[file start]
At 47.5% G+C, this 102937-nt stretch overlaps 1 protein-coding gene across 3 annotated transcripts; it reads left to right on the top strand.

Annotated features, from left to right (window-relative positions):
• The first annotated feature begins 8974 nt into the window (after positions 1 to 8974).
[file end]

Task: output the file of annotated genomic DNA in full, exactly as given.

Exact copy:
At 47.5% G+C, this 102937-nt stretch overlaps 1 protein-coding gene across 3 annotated transcripts; it reads left to right on the top strand.

Annotated features, from left to right (window-relative positions):
• The first annotated feature begins 8974 nt into the window (after positions 1 to 8974).